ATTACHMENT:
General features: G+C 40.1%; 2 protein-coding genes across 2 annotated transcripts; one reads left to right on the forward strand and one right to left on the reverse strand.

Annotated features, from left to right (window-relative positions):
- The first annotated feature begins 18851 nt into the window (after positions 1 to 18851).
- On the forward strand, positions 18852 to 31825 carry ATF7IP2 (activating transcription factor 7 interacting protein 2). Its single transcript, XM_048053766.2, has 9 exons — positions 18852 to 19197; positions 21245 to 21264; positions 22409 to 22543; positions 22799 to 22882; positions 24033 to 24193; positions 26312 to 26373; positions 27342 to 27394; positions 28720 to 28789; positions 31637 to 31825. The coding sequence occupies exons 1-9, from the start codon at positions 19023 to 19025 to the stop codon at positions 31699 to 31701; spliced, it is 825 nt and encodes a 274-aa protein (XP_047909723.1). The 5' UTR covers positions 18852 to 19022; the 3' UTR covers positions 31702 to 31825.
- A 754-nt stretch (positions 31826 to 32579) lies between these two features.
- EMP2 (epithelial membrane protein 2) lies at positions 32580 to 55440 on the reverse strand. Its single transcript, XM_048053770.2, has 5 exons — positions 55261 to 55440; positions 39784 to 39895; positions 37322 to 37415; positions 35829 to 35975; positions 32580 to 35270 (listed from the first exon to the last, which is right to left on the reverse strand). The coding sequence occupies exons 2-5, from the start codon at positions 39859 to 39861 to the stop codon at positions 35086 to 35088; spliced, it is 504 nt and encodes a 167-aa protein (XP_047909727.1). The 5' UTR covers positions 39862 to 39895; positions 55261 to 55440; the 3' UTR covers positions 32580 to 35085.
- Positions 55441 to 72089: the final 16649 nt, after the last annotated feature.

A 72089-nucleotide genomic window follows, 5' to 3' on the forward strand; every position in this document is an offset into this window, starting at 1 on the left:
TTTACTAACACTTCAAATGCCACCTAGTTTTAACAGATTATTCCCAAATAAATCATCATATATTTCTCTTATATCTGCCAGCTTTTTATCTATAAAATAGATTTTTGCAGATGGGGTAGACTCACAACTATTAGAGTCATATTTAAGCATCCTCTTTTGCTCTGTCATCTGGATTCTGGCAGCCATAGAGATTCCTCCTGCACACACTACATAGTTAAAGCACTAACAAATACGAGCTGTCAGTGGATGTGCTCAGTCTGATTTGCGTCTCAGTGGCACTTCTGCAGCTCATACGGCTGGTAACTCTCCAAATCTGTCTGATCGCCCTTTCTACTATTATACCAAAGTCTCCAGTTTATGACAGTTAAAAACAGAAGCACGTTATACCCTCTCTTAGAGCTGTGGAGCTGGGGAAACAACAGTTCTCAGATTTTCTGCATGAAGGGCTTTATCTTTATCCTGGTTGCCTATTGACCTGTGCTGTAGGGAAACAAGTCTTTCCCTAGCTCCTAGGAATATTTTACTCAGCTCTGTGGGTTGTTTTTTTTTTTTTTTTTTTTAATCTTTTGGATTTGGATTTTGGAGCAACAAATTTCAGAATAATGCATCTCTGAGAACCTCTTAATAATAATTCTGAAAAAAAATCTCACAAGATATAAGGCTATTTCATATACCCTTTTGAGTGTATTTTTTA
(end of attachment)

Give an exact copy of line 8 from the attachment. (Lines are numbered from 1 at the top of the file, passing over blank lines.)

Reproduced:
A 72089-nucleotide genomic window follows, 5' to 3' on the forward strand; every position in this document is an offset into this window, starting at 1 on the left: